Situated in the picturesque greenery of Amsterdam Bos, Dekmantel has gained a strong reputation within the UK as one of the most exciting new electronic festivals. Now in its third year, it has grown from a modest two-day, non-camping event into a globally renowned weekend festival. Whilst the line-ups have been consistently strong, the addition of an extra day and, this year, night-time music allows festival-goers to experience even more from the fantastic roster of artists. Read on to discover our pick of this year's bill.
If there's one name which has become synonymous with Berlin's flourishing techno scene, it is undoubtedly Ben Klock. With a rich discography, he has released numerous records both on his own label Klockworks as well as the heavyweight Ostgut Ton imprint, winning him regular slots at Ostgut's infamous abandoned warehouse venue, Berghain. Klock's strain of earth-shattering, "nosebleed" techno epitomises the Berlin style as a darker, more foreboding mutation of the original Detroit sound. In his characteristically kick-drum heavy fabric mix, Klock's diverse influences appear via tracks by Burial, Detroit veteran K Hand as well as Marcel Dettmann, the latter of whom Klock has frequently played back-to-back with, wowing techno fans across the globe. Klock will play before Dettmann on the main stage on Friday, where both DJs can expect a roaring reception.
Kieran Hebden is responsible for some of the most memorable DJ sets of the last few years. Earlier this year he played alongside Floating Points for a whopping six-hour set at the closing party of East London's beloved Plastic People, prompting much online hype. As a producer, Hebden encompasses a vast range of genres whilst remaining effortlessly unique, an ability most producers endlessly seek to master. Despite his former “folktronica” crown, these days "the club is [his] world now", as he recently told the Guardian. Certainly, records like 2012's Beautiful Rewind LP display a deep relevance to dance music: sample 'Kool FM' for proof. Never one to adhere to conventions, his latest album Morning/Evening consists of two 20-minute pieces, featuring gloriously subtle synths and Bollywood samples looping above steady 4/4 beats. It is this kind of creative innovation which sets Hebden aside from the crowd.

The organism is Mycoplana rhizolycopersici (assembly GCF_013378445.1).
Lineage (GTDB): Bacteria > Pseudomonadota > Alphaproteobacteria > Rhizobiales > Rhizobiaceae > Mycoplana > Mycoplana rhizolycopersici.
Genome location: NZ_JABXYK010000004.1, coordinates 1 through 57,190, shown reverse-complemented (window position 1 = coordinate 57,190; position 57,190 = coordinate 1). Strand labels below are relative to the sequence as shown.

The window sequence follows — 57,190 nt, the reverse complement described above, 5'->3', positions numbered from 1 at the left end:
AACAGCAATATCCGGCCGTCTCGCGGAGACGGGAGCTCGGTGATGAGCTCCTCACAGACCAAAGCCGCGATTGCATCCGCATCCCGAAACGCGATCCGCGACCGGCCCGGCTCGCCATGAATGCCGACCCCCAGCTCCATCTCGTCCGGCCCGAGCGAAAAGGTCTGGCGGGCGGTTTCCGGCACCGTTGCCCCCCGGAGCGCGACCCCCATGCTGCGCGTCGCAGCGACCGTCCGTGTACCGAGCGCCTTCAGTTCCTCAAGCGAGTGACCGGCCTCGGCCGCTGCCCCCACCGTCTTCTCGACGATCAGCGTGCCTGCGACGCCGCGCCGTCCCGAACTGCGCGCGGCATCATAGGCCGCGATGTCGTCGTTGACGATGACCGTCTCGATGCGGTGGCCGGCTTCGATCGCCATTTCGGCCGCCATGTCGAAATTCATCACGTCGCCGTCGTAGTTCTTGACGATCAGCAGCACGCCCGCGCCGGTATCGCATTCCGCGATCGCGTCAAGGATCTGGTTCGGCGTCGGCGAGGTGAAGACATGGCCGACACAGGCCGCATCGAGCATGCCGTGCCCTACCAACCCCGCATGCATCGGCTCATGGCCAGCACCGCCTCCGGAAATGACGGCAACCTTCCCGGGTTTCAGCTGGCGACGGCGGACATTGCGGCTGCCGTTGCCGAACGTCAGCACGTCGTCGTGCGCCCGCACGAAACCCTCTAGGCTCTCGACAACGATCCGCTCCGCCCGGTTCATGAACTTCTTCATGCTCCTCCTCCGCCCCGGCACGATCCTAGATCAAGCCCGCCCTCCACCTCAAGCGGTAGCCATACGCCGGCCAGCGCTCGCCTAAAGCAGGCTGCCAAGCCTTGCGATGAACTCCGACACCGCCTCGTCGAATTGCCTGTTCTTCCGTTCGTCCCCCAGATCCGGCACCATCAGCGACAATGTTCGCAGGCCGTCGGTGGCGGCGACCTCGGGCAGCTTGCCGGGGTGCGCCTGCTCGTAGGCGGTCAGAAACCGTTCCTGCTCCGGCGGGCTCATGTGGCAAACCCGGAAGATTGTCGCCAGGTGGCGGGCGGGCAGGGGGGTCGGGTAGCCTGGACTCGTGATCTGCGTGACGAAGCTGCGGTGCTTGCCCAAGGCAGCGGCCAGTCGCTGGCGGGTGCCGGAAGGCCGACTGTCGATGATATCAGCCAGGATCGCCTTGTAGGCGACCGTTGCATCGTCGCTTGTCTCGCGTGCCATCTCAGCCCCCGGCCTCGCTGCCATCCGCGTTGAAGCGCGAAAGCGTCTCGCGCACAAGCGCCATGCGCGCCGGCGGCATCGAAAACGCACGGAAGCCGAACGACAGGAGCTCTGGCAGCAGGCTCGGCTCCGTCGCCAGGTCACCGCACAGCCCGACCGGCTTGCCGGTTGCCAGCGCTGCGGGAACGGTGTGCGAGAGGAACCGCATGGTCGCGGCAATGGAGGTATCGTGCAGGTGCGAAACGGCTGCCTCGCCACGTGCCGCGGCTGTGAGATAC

British club music has a lot to thank David Kennedy for. Forming Hessle Audio alongside Ben "UFO" Thompson and Kevin "Pangaea" McAuley under his former Ramadanman moniker, he helped lead an evolution in UK bass-orientated music. Some call it post-dubstep, others insist upon the uncategorisable nature of such a sound. Whilst it's definitely fair to say the timbre of his production is informed by dubstep and grime, early releases such as Blanked/Blue Eyes shamelessly flirt with the 808s of Chicago footwork, with references also to the percussive drive of jungle. What is certain, then, is that Kennedy has always made music for the dancefloor, no matter what shape it may have taken, and fans are right to argue against the pigeonholing of his style. Earlier this year he dropped his self-titled debut; listen out for the squelching depths of 'Glass Eye', which has received support from names such as Surgeon and Martyn and is likely to be heard resonating across the Dekmantel fields.